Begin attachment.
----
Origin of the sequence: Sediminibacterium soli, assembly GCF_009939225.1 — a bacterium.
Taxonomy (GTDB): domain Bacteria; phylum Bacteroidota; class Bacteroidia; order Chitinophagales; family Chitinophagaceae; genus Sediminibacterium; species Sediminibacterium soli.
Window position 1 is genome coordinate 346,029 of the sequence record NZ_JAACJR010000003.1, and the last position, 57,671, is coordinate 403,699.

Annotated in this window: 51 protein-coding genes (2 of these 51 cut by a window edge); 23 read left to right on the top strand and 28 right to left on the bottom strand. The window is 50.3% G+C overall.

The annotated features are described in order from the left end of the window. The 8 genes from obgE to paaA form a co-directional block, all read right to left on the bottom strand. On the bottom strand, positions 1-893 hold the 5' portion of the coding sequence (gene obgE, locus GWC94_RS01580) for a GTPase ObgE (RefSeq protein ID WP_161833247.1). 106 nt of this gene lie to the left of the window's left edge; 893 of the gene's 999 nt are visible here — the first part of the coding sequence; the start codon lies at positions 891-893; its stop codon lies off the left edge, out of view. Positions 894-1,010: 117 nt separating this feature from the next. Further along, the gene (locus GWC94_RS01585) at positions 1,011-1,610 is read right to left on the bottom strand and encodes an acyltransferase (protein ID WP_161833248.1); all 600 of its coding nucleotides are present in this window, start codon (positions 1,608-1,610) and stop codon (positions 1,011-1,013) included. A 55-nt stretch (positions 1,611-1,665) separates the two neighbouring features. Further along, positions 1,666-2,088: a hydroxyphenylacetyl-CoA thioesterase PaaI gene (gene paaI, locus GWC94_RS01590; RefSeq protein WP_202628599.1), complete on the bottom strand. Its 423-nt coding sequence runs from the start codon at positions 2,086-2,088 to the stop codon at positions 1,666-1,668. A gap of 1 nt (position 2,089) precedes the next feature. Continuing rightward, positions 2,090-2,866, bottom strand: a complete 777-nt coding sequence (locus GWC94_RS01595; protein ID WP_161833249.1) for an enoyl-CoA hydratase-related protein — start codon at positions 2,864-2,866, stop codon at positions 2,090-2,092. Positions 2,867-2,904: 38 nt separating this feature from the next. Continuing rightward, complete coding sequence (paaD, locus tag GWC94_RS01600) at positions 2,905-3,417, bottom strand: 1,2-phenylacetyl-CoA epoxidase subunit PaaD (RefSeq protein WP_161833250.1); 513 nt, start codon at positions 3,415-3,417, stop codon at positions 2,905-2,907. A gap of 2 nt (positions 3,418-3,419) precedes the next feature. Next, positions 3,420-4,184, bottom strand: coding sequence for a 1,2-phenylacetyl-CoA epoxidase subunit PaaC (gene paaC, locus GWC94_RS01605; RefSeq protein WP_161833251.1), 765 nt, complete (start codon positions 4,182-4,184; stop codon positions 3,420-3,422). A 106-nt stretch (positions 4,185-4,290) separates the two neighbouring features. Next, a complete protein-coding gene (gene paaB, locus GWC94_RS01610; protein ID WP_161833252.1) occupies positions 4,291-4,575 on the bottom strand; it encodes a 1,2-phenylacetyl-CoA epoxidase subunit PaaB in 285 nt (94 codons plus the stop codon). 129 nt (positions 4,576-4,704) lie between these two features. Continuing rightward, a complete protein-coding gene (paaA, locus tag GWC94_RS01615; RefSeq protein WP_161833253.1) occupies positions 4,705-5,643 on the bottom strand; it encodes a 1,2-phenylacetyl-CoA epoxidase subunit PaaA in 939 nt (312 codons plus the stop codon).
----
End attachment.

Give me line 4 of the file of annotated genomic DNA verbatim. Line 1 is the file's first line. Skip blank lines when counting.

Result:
Annotated in this window: 51 protein-coding genes (2 of these 51 cut by a window edge); 23 read left to right on the top strand and 28 right to left on the bottom strand. The window is 50.3% G+C overall.